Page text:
It was early December in Vermont and I had just returned from some Christmas shopping. She was waiting on the front porch when I pulled into the driveway. I got out of the car and just looked at her. She didn’t say a word. She just sat there, cold, silent and motionless. I didn’t know was how long she'd been sitting there, but I did know that she didn't like to be cold. I picked her up in my arms and we went inside where it was warm. There was nothing we could do until she warmed up. So I took off my coat, headed toward the kitchen, and did whatever I could do to help her warm up.
My excitement and anticipation were palpable...
But before I go on, let me tell you Silvia and I ended up together. About 10 years ago, on a business trip to France, I tried my first espresso and cafe au lait. They were wonderful. I never thought that coffee could taste that good. At that time, I was used to drinking instant coffee, cafeteria coffee, and dare I say, vending machine coffee. When I got back to the States, I decided to get an espresso maker to try to duplicate the French coffee experience. Not knowing anything, I purchased a steam espresso maker and made espresso (just strong coffee, in hind sight) for a while, making mostly milked drinks. For beans, I used canned or bricked pre-ground espresso coffees. I stopped enjoying the results (go figure). It just wasn’t as I had remembered. So, I retired the steam 'toy' to the appliance cupboard.
Years later, bringing us to November 2001 (make that many years later), I decided to try again. After learning that a pump driven espresso machine was better than a steam ‘toy’, I quickly purchased an entry level (less than $100 US dollars) pump machine, but returned it just about as quickly. In the same week, I moved up to and returned a $200 pump machine ($150 on sale). The major problem with both those machines was usability of features (mostly the steam wand and attachments) and quality of the machine (mostly plastic/aluminum, and not very heavy). I never had them long enough to see if they made great espresso. If I wasn’t going to enjoy using either one, then why bother?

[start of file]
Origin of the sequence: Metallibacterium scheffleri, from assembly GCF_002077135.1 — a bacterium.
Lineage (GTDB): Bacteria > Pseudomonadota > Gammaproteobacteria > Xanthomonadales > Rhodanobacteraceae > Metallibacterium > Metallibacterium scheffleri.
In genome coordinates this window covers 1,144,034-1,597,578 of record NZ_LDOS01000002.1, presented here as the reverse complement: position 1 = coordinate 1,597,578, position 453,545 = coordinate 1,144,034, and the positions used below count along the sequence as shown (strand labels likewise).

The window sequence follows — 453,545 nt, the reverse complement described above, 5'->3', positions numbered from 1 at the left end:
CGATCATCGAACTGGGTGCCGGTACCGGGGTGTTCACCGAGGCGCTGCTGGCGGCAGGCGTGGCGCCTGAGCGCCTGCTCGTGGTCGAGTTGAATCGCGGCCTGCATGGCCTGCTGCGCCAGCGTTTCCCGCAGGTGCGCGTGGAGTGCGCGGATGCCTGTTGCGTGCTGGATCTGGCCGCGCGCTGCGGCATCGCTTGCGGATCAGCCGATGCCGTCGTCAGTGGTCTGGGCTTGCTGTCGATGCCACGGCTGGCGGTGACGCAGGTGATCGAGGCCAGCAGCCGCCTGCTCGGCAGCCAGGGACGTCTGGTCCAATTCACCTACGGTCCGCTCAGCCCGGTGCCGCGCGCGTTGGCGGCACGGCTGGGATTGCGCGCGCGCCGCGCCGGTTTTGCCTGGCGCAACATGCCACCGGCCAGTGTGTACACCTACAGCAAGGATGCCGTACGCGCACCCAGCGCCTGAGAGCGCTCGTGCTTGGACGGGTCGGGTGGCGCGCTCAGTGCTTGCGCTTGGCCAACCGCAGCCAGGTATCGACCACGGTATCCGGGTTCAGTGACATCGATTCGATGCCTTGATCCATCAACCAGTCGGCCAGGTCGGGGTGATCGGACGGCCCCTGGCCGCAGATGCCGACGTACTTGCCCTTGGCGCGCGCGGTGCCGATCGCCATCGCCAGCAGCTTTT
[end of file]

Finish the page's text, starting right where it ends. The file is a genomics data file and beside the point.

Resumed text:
Time for Research
It was at this point that my usual means of entering a ‘hobby’ took over, and I dove into the wealth of information available on the Web. I learned as much as I could before my next purchase, by using the web search engines which lead me to specialty e-business espresso sites (who would have thought). I also found the CoffeeKid site, where I learned about the alt.coffee newsgroup, Randy G's website, and others.
So, after reading espresso machine reviews, news group discussions, visiting personal web sites dedicated to espresso, and looking in my wallet, I thought that I had found the perfect espresso machine, and ordered it. Wrong. This too had what I considered to be major usability design problems, so back it went. My only decision to make at this point, was to get the espresso machine that everyone was raving about, the one that I really wanted, but couldn't sanely justify monetarily. So, I did what I had to do, and decided to 'go for it' anyway, and get the Rancilio Silvia and Solis Maestro grinder.